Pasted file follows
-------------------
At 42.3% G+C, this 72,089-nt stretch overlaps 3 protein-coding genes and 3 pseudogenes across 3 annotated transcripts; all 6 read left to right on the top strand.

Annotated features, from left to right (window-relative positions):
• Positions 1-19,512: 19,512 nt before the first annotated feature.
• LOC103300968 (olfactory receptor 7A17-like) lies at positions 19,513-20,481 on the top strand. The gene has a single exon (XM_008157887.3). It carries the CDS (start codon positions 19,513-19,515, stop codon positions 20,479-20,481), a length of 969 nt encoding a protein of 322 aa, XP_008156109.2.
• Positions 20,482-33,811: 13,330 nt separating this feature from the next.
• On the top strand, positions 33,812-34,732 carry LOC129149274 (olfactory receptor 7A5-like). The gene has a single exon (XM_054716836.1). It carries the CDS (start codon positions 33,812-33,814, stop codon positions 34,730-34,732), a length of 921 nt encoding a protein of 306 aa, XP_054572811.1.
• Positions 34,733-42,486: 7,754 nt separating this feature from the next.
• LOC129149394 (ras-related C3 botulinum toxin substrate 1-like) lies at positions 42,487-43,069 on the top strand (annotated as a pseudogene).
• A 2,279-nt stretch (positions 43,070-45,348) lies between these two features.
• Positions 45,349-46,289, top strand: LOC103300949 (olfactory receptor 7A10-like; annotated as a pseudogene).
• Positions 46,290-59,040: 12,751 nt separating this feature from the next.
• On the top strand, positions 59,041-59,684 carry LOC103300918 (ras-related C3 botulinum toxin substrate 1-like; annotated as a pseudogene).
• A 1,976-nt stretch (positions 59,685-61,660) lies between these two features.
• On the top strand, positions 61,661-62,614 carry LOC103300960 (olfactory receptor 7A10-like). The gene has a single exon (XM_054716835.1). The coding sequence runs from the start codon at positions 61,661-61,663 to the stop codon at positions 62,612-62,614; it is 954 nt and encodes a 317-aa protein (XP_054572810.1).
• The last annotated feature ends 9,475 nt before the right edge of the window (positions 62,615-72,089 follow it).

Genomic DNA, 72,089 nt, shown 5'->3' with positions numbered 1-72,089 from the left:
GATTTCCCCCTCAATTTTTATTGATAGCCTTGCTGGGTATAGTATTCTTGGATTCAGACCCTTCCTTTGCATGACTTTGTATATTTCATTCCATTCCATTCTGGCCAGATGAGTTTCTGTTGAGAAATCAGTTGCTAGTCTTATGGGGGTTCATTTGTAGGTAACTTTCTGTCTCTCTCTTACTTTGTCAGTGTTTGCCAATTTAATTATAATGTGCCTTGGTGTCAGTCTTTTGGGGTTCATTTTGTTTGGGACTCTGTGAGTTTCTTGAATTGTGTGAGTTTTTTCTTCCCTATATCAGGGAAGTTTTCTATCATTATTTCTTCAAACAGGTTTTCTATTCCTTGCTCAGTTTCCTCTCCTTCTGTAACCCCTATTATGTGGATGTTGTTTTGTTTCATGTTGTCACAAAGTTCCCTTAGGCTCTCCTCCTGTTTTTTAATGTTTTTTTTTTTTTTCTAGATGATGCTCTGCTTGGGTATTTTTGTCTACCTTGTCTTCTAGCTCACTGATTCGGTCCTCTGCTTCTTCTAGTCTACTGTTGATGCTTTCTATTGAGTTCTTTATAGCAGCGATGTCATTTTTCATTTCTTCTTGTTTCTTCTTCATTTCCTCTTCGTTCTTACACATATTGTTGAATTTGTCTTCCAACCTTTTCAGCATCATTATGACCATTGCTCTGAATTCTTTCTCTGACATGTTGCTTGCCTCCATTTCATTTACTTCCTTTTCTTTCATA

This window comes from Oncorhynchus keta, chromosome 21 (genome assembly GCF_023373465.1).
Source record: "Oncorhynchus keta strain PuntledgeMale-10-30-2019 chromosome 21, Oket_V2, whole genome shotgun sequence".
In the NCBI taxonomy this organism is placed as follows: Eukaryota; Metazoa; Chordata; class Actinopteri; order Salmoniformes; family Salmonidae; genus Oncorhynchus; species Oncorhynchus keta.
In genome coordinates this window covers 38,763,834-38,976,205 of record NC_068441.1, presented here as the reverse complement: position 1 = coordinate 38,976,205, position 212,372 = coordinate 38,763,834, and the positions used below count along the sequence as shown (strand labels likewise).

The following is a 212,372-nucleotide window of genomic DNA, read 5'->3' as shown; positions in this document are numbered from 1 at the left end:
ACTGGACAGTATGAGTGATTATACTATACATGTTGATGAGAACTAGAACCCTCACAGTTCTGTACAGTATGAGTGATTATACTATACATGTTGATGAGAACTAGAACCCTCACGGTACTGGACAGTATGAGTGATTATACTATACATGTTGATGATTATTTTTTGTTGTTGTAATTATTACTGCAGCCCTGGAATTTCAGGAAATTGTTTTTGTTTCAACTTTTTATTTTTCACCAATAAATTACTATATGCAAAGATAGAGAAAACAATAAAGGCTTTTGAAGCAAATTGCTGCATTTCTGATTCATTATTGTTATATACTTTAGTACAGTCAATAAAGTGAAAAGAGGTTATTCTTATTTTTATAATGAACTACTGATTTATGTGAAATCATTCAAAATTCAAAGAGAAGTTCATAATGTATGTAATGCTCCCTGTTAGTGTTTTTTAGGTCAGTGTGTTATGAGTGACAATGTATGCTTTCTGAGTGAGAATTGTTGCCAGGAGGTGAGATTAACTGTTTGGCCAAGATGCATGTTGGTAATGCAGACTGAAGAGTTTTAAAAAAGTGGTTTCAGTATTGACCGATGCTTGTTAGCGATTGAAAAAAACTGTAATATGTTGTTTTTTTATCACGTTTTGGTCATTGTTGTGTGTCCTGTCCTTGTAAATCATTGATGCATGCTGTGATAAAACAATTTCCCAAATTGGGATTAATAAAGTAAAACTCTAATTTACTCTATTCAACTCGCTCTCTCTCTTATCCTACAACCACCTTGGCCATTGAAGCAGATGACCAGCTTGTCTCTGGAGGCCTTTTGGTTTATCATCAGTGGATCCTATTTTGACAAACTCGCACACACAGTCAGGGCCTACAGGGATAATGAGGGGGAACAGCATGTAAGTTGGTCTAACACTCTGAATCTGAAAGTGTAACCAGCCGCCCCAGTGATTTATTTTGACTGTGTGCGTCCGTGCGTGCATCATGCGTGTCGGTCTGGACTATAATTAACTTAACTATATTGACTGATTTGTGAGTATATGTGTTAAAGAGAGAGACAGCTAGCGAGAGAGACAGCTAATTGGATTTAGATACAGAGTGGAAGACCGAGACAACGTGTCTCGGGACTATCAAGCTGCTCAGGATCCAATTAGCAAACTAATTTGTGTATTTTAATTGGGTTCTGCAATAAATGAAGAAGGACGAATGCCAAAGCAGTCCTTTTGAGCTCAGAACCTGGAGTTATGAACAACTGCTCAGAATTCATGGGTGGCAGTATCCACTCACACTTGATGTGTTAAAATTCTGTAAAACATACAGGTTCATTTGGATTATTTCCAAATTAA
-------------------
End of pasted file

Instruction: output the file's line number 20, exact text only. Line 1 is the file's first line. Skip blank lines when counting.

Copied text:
In the NCBI taxonomy this organism is placed as follows: Eukaryota; Metazoa; Chordata; class Actinopteri; order Salmoniformes; family Salmonidae; genus Oncorhynchus; species Oncorhynchus keta.